Americans live a a variety of settings, from border cities and resorts to big cities and Spanish colonial towns. There are over one million US citizens living full-time in Mexico; no one knows the real number, since there are thousands “living” in Mexico but under a tourist (temporary) visa.
What are Mexico's key advantages compared to other countries?
Mexico living embraces a unique combination of lifestyles and experiences, found nowhere else on the planet. We call it “foreign and familiar”, referring to the easy living assets only found in Mexico (Connectivity, Community, Care, Climate and Costco!). You can search the world, and not find another land as rich culturally and yet is so accessible and filled with ‘back-home’ comforts.
Is it safe to live in Mexico?
In a word, yes! Personal safety means taking certain extra precautions, especially when driving or as a pedestrian. Capital crime against foreign residents is extremely rare. Regretfully, narco-police encounters have led to tragic outcomes for Mexican society; however American retirees are quite safe when avoiding certain places and situations. Choosing Mexico can help you understand these issues and personal safety measures.
Do I need a Visa?
That depends. Since a standard “tourist card” (normal entrance protocol for vacationers) allows six month stays, many enter and depart using this 180-day window. There are specific benefits tied to becoming a ‘residente’ and these procedures have been greatly simplified for American citizens and others.
Choosing Mexico can provide time-saving guidance to understand and secure visa documentation.
Can I live on $1,000 a month?
Well, not really. Mexico has been promoted for decades as the “cheap living” destination, a distinction that does not reflect reality. Yes, there are significant savings to be realized when compared to US cost-of-living. If you rent an apartment or home, you’ll find that services are drastically less expensive (repairs, housekeeping, gardening, pool service), as are prescription medications, doctor visits, lab testing, internet, cel phones, insurance and dining out. The closer to a border or major tourism center, the more you’ll pay, but still find significant reductions compared to US costs. Same is true for home/condo rental costs.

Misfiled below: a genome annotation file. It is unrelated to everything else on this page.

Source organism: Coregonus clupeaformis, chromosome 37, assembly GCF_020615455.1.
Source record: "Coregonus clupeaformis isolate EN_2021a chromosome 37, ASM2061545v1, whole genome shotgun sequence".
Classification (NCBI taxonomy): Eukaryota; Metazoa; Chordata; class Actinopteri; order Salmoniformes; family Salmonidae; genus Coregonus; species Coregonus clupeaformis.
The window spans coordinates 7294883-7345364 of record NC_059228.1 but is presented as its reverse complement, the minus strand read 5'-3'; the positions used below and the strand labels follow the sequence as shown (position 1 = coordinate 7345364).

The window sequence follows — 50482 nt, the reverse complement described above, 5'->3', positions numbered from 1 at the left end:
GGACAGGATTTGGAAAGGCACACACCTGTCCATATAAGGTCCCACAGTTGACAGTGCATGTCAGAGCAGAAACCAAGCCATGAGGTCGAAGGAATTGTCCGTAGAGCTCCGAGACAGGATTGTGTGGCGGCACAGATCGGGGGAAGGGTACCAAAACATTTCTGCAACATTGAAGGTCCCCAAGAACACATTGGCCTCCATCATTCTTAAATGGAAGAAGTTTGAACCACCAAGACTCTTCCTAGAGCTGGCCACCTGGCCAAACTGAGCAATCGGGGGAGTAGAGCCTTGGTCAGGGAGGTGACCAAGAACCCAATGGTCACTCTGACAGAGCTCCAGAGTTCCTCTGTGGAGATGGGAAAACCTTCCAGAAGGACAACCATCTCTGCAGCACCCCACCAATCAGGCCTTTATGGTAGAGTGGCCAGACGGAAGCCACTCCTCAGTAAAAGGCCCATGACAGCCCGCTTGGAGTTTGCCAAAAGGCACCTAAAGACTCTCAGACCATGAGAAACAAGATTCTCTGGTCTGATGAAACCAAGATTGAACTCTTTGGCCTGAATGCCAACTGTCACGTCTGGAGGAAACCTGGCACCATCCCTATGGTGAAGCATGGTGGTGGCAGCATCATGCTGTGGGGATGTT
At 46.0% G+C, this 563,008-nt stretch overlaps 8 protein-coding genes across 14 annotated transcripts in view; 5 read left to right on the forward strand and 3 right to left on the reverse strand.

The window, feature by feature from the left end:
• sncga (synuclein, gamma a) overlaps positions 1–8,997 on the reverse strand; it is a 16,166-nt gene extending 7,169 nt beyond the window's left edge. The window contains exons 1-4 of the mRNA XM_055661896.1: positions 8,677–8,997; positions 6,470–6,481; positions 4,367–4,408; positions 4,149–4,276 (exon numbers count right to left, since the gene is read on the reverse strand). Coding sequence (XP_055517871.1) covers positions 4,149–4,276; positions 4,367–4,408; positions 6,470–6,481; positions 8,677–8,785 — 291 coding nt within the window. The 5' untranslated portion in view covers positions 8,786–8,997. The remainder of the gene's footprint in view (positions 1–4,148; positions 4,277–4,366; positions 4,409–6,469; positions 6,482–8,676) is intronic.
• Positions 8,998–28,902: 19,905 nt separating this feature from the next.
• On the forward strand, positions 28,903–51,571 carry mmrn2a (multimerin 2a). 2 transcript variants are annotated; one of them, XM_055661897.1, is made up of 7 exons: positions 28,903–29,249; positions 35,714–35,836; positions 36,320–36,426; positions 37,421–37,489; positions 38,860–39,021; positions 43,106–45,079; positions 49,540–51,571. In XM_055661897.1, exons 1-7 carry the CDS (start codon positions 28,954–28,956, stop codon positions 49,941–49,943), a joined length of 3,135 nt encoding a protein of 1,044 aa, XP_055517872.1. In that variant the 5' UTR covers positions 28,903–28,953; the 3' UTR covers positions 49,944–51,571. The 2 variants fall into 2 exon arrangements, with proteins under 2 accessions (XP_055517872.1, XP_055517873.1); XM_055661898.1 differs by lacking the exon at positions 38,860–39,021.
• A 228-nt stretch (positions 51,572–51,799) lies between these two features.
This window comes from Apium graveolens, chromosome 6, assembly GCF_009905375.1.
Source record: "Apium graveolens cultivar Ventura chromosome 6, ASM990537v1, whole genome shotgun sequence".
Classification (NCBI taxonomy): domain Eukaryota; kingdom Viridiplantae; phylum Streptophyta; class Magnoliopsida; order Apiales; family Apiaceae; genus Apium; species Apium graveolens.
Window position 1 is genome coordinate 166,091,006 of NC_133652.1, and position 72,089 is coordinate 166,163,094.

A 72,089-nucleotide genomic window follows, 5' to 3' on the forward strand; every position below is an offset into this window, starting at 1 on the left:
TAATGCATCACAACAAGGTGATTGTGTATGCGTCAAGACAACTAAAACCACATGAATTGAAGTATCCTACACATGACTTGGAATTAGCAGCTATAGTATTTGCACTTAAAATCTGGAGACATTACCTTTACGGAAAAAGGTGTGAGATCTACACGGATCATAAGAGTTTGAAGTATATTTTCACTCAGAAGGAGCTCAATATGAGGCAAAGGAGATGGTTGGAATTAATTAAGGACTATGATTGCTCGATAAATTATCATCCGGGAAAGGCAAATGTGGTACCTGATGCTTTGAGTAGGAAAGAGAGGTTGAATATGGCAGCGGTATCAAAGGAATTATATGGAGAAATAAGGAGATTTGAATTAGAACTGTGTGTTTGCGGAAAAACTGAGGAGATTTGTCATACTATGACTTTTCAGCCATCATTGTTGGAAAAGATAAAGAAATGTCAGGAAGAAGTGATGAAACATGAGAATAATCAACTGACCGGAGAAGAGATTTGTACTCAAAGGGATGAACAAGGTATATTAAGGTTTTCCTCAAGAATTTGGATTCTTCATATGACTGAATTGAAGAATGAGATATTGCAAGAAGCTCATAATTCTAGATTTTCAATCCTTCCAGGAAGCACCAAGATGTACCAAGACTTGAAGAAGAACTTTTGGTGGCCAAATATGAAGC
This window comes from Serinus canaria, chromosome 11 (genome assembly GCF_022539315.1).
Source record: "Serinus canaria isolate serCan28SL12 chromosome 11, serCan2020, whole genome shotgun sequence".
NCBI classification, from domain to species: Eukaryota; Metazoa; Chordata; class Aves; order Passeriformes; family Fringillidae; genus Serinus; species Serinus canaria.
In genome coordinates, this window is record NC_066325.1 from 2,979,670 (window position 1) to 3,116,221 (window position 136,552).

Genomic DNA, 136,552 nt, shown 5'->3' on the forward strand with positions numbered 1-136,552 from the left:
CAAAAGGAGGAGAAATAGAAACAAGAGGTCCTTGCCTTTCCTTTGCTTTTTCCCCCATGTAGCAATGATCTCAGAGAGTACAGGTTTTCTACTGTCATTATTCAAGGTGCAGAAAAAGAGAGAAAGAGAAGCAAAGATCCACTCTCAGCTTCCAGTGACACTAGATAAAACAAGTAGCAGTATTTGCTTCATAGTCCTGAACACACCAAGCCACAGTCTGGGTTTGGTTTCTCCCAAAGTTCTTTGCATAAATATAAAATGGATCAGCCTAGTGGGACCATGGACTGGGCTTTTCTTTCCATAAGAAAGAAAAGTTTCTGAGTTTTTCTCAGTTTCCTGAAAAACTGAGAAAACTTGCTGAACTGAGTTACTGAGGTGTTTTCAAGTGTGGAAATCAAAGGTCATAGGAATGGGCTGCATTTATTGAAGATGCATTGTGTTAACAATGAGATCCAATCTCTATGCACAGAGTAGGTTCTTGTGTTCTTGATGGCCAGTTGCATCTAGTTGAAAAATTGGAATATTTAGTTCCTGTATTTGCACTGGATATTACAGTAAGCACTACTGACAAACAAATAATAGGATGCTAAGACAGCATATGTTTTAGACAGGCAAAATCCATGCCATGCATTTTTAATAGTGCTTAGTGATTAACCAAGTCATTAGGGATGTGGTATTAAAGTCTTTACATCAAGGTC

What about medical care?
Mexico’s private medical care system offers high quality care. Americans with private insurance (purchased in Mexico) are resolute in their pleasure with this system, including its doctors, labs, clinics and hospitals. Non-private care is broadly praised, however highly dependent on where you live in Mexico. In January 2019 Mexico replaced its public health insurance (Seguro Popular) with a new institution known as INSABI. Expats are encouraged to visit a local INSABi office and inquire about signing up; it’s free for MOST (not all) services and medications. However, there are regional variations regarding what’s available and rationing is the model’s baseline.
Private insurance is available for residents up to age 65. Short-term (less than six month stay) programs are sold via private insurance providers. Medicare and US private insurance is not accepted, except in certain circumstances.
Should I bring all my stuff?
That depends. There’s not an expat resident who does not regret bringing certain household items to Mexico (in my case… pyrex dishes!). The arrival of American box stores (Costco, Sam’s, Walmart, Home Depot, Pottery Barn, etc) and home-delivery from Amazon Mexico means there’s a plethora of ways to get familiar brands and products.
Importing your belongings can be facilitated by move-to-Mexico relocation providers who are located across Mexico. But you’re likely to spend thousands of dollars, and come away wondering if there was an easier solution.